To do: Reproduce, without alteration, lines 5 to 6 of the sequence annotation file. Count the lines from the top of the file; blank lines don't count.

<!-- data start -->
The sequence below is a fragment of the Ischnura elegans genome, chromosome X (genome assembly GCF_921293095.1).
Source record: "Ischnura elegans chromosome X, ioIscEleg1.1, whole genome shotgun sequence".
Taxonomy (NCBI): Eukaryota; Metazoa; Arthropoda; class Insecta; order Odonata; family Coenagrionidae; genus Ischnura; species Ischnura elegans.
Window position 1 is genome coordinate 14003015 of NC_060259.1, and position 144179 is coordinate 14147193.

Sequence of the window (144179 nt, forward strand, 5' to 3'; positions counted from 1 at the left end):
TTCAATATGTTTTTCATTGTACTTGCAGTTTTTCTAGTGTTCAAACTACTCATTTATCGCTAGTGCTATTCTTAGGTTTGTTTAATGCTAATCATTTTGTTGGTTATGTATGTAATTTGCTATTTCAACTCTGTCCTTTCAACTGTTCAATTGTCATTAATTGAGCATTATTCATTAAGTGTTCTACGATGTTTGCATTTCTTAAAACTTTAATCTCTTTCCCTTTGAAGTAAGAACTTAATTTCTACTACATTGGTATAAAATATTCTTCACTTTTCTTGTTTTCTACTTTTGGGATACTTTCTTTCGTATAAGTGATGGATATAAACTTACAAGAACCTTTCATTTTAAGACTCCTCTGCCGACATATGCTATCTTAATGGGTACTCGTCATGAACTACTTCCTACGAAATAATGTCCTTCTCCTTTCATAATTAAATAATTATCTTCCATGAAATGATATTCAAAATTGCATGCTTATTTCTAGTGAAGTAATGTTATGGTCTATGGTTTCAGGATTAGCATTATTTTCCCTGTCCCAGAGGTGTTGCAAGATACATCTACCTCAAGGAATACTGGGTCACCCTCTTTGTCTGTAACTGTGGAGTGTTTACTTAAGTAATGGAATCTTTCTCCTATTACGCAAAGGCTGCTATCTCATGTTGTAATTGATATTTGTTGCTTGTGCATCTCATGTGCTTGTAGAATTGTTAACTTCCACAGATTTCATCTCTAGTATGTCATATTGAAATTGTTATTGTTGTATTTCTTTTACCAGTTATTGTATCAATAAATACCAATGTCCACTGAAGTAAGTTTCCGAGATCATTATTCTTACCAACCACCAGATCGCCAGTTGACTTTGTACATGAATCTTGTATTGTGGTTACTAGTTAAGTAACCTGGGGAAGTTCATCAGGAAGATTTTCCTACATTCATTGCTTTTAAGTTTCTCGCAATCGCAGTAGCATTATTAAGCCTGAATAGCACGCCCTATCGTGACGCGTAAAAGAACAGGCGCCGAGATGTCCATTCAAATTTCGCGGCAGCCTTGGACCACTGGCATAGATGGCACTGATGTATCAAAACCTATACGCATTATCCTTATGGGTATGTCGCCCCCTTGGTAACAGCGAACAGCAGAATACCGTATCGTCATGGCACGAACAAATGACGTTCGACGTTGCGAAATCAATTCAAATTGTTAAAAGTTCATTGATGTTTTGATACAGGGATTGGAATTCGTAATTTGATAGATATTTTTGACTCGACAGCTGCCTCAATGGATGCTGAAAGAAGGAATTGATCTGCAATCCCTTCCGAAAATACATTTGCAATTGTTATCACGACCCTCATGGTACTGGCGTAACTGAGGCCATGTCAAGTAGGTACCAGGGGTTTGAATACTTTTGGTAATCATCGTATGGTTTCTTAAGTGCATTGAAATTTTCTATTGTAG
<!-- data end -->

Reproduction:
Sequence of the window (144179 nt, forward strand, 5' to 3'; positions counted from 1 at the left end):
TTCAATATGTTTTTCATTGTACTTGCAGTTTTTCTAGTGTTCAAACTACTCATTTATCGCTAGTGCTATTCTTAGGTTTGTTTAATGCTAATCATTTTGTTGGTTATGTATGTAATTTGCTATTTCAACTCTGTCCTTTCAACTGTTCAATTGTCATTAATTGAGCATTATTCATTAAGTGTTCTACGATGTTTGCATTTCTTAAAACTTTAATCTCTTTCCCTTTGAAGTAAGAACTTAATTTCTACTACATTGGTATAAAATATTCTTCACTTTTCTTGTTTTCTACTTTTGGGATACTTTCTTTCGTATAAGTGATGGATATAAACTTACAAGAACCTTTCATTTTAAGACTCCTCTGCCGACATATGCTATCTTAATGGGTACTCGTCATGAACTACTTCCTACGAAATAATGTCCTTCTCCTTTCATAATTAAATAATTATCTTCCATGAAATGATATTCAAAATTGCATGCTTATTTCTAGTGAAGTAATGTTATGGTCTATGGTTTCAGGATTAGCATTATTTTCCCTGTCCCAGAGGTGTTGCAAGATACATCTACCTCAAGGAATACTGGGTCACCCTCTTTGTCTGTAACTGTGGAGTGTTTACTTAAGTAATGGAATCTTTCTCCTATTACGCAAAGGCTGCTATCTCATGTTGTAATTGATATTTGTTGCTTGTGCATCTCATGTGCTTGTAGAATTGTTAACTTCCACAGATTTCATCTCTAGTATGTCATATTGAAATTGTTATTGTTGTATTTCTTTTACCAGTTATTGTATCAATAAATACCAATGTCCACTGAAGTAAGTTTCCGAGATCATTATTCTTACCAACCACCAGATCGCCAGTTGACTTTGTACATGAATCTTGTATTGTGGTTACTAGTTAAGTAACCTGGGGAAGTTCATCAGGAAGATTTTCCTACATTCATTGCTTTTAAGTTTCTCGCAATCGCAGTAGCATTATTAAGCCTGAATAGCACGCCCTATCGTGACGCGTAAAAGAACAGGCGCCGAGATGTCCATTCAAATTTCGCGGCAGCCTTGGACCACTGGCATAGATGGCACTGATGTATCAAAACCTATACGCATTATCCTTATGGGTATGTCGCCCCCTTGGTAACAGCGAACAGCAGAATACCGTATCGTCATGGCACGAACAAATGACGTTCGACGTTGCGAAATCAATTCAAATTGTTAAAAGTTCATTGATGTTTTGATACAGGGATTGGAATTCGTAATTTGATAGATATTTTTGACTCGACAGCTGCCTCAATGGATGCTGAAAGAAGGAATTGATCTGCAATCCCTTCCGAAAATACATTTGCAATTGTTATCACGACCCTCATGGTACTGGCGTAACTGAGGCCATGTCAAGTAGGTACCAGGGGTTTGAATACTTTTGGTAATCATCGTATGGTTTCTTAAGTGCATTGAAATTTTCTATTGTAG